Advancements in Taxidermy
Though people generally think of old, dusty museum specimens when they think of taxidermy, the art of mounting animal hides has undergone a tremendous amount of advancement. To understand exactly how far it has come, however, it’s necessary to look back at its origins, first.
Taxidermy has existed since man began hunting. Archeological evidence of very early taxidermy shows the remains of animals draped over rocks and blocks of wood, which experts speculate may have served either a totemic purpose, or simply served as target practice for novice hunters. Taxidermy that would be recognizable to modern eyes, however, didn’t really begin until the 18th century.
During the 1700s, taxidermy served a dual purpose- it preserved a hunter’s kills, and it saved unusual biological specimens. Explorers like Darwin and Cook needed taxidermy to preserve the new species they found in their travels, since the only way to do so prior to that was to paint or draw the animal, a practice which was fraught with inaccuracy. Unfortunately, most actual taxidermy was done by upholsterers, who simply sewed up the skin and stuffed it with whatever material was available- cotton, wool, rags, sand, sawdust, or something similar. Since stuffing has a tendency to settle, time and gravity made these “stuffed animals” turn out very badly, which is why modern taxidermists prefer the term “mounting” over “stuffing” today. Coupled with the lack of mounting skill back then was the fact that replacing items like eyes, tongues, or noses wasn’t yet common practice. Since these parts don’t react to tanning the same way leather does, they would continue to break down long after the hide was stuffed, making taxidermy a rather poor means of preservation.
In the Victorian era, taxidermists began to take an interest in creating more lifelike mounts. Wooden models were used, which the skin could be stretched over. Though many specimens still required some degree of stuffing, these end products were far more anatomically accurate than the previous “stuffed” animals. Eyes and other soft tissue parts began to be replaced with wood and glass at this point, which meant that some of the best examples of Victorian taxidermy still survive today.
In the mid-1970s, once plastics began becoming more and more abundant, polyurethane foam models began to be used instead of the older, wooden Victorian ones. These had the advantage of being lightweight, and their shape and ability to be sculpted meant that stuffing was no longer required. As a result, modern taxidermy pieces have a much more anatomically correct, natural look than older specimens, and do not shift or decay. Well-done modern taxidermy is rightly considered sculptural wildlife art, and is invaluable for preserving and demonstrating animals in museums, though other artists choose to take their work in a more surrealist or horror direction.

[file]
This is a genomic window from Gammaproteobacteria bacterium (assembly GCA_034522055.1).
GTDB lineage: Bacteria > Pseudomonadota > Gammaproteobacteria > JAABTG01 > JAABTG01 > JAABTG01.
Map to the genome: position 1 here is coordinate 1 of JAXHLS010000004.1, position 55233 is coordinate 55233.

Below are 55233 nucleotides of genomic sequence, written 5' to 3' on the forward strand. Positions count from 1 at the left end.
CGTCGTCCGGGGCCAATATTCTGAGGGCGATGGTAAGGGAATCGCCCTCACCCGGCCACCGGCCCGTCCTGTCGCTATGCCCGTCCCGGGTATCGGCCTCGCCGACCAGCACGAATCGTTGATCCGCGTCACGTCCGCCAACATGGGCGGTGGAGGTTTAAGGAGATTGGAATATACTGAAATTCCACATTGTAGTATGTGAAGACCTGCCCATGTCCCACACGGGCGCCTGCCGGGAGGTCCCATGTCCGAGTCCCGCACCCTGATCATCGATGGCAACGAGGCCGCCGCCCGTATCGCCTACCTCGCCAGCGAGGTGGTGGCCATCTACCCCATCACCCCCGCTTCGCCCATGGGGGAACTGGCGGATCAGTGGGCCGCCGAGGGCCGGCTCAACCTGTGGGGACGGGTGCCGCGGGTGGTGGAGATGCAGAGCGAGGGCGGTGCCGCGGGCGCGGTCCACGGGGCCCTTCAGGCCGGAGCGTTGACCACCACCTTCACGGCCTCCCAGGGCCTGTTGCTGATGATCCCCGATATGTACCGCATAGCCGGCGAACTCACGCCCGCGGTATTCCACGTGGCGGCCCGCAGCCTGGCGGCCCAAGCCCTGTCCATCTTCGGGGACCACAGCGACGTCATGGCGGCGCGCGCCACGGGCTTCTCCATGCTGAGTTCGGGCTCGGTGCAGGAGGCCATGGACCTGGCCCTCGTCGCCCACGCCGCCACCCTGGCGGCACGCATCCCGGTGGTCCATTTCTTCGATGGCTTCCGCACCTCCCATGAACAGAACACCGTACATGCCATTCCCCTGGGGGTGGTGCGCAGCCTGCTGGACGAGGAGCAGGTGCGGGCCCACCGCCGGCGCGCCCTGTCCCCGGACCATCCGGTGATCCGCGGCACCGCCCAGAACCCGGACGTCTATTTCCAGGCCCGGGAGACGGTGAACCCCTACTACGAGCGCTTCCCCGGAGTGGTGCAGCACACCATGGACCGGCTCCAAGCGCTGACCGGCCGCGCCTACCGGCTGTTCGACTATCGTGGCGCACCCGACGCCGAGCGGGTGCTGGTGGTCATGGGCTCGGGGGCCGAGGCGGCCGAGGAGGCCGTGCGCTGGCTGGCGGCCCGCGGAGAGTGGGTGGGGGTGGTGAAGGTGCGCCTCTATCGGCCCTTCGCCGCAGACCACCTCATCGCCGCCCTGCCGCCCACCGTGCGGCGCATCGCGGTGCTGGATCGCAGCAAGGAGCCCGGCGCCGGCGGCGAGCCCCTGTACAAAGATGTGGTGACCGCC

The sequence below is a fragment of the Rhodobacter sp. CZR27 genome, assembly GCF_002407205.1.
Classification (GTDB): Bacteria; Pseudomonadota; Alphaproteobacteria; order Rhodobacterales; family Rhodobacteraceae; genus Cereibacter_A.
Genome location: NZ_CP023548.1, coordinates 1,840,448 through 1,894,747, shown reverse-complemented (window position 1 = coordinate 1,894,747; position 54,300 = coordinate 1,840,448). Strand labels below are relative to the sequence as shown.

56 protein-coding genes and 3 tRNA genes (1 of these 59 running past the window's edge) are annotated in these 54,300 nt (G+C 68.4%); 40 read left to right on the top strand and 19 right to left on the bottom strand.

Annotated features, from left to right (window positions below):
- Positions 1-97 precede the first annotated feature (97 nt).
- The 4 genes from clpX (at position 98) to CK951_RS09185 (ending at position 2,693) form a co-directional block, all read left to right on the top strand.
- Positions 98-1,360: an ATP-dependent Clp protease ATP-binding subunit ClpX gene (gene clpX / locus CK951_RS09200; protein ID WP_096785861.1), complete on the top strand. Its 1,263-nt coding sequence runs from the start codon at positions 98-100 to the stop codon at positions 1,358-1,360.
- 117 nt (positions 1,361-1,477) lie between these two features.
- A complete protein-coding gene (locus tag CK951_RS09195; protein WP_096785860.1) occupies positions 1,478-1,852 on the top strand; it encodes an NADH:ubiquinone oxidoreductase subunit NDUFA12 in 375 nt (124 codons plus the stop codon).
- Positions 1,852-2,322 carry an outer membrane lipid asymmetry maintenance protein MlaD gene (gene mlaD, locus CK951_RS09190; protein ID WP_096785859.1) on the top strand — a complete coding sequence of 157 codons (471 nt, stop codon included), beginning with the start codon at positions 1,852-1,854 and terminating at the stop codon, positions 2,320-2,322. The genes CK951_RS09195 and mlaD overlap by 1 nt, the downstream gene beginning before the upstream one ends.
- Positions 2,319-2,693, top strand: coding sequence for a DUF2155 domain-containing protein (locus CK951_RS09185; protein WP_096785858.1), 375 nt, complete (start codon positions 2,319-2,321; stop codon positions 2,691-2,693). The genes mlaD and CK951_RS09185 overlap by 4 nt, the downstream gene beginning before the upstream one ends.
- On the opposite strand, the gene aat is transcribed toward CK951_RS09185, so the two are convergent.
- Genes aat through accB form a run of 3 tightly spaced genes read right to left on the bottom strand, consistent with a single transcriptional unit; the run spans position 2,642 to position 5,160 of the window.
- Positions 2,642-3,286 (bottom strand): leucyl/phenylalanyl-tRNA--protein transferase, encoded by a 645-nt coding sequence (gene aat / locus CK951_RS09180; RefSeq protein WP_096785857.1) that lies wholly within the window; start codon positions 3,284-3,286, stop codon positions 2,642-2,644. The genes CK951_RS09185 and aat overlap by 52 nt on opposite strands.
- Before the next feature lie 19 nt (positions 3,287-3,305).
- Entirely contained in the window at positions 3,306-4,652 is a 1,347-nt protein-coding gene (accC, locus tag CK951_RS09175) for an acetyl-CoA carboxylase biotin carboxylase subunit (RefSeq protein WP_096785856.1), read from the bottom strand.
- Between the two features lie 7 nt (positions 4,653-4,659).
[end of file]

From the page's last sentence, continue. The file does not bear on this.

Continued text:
The art of taxidermy has advanced greatly from the first lumpy, stuffed hides from the 18th century. Modern pieces are not only visually stunning, but lifelike and long-lasting, as well.
Learning Taxidermy Fish
It’s easy to think that the larger an animal is, the more challenging it’s going to be to mount. However, with taxidermy, it’s often the smallest animals that pose the biggest challenge. For example, taxidermy fish require much more skill, patience, and expertise than they seem like they would at first glance.
The hide of each preserved animal has its own considerations that need to be taken into account. Most mammal hides are relatively easy to preserve, however the different structure and constitution of fish, lizard, and bird skins requires different solutions to treat and preserve properly. For this, this generally consists of borax, or a paste available in fish taxidermy kits. After the fish is opened up and the bones, meat, and organs are removed, the skin must be treated with this solution or paste to keep it from decaying. Since the skin is cut away from the flesh in such a way that the head and tail remain intact, the eyes and brain will also have to be removed.
After that, some taxidermists use special preservation solutions to treat the head and tail, while others soak the whole skin in a borax solution, or rub the inside with a borax paste. Treating and drying the skin will cause some loss of color in the scales, so having references available for what the fish looked like in life will be an enormous help after the process is complete.
After the skin is treated, the inside is powdered with extra borax. At this point, most taxidermists either begin packing the fish with sawdust, or stretch the skin over a polyurethane mannequin. Either method is a matter of personal preference. Once the fish is properly mounted, it must be allowed to air-dry in an area where it will receive adequate air circulation, and no moldy spots will be able to develop. The combination of treating the skin and allowing it to dry will cause the color to fade at this point, but, once the mount is thoroughly dry, oil paints or special airbrushing kits can be used to go back and add lifelike color to the scales. This is why having a good reference (either a guidebook to that species of fish, or photos or video taken of the fish during life, or very shortly after death) is crucial, since sloppy paint application will ruin the natural look and aesthetic effect of an otherwise well-done mounted animal.
Though fish taxidermy can take a bit more time and care than other forms of the art, the results are well worth it. Taxidermy fish make stunning décor pieces, particularly when in the hands of a patient, skillful painter that can accurately render all of the details of a living fish.
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